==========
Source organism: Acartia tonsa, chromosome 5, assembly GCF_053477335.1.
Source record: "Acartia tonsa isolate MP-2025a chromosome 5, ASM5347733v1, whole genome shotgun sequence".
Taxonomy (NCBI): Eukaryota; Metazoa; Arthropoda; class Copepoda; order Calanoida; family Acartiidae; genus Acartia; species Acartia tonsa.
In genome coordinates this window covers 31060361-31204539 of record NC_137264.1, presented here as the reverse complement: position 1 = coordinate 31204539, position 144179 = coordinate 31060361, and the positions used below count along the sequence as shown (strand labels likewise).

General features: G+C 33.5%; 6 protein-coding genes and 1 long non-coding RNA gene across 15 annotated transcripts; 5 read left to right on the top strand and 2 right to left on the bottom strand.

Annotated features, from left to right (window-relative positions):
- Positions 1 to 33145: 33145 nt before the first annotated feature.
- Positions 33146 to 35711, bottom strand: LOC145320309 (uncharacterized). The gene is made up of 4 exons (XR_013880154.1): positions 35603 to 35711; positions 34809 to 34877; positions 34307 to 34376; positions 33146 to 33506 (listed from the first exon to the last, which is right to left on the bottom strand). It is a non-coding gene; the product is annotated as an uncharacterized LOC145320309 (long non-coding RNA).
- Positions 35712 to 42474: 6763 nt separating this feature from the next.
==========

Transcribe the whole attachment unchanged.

Source organism: Acartia tonsa, chromosome 5, assembly GCF_053477335.1.
Source record: "Acartia tonsa isolate MP-2025a chromosome 5, ASM5347733v1, whole genome shotgun sequence".
Taxonomy (NCBI): Eukaryota; Metazoa; Arthropoda; class Copepoda; order Calanoida; family Acartiidae; genus Acartia; species Acartia tonsa.
In genome coordinates this window covers 31060361-31204539 of record NC_137264.1, presented here as the reverse complement: position 1 = coordinate 31204539, position 144179 = coordinate 31060361, and the positions used below count along the sequence as shown (strand labels likewise).

General features: G+C 33.5%; 6 protein-coding genes and 1 long non-coding RNA gene across 15 annotated transcripts; 5 read left to right on the top strand and 2 right to left on the bottom strand.

Annotated features, from left to right (window-relative positions):
- Positions 1 to 33145: 33145 nt before the first annotated feature.
- Positions 33146 to 35711, bottom strand: LOC145320309 (uncharacterized). The gene is made up of 4 exons (XR_013880154.1): positions 35603 to 35711; positions 34809 to 34877; positions 34307 to 34376; positions 33146 to 33506 (listed from the first exon to the last, which is right to left on the bottom strand). It is a non-coding gene; the product is annotated as an uncharacterized LOC145320309 (long non-coding RNA).
- Positions 35712 to 42474: 6763 nt separating this feature from the next.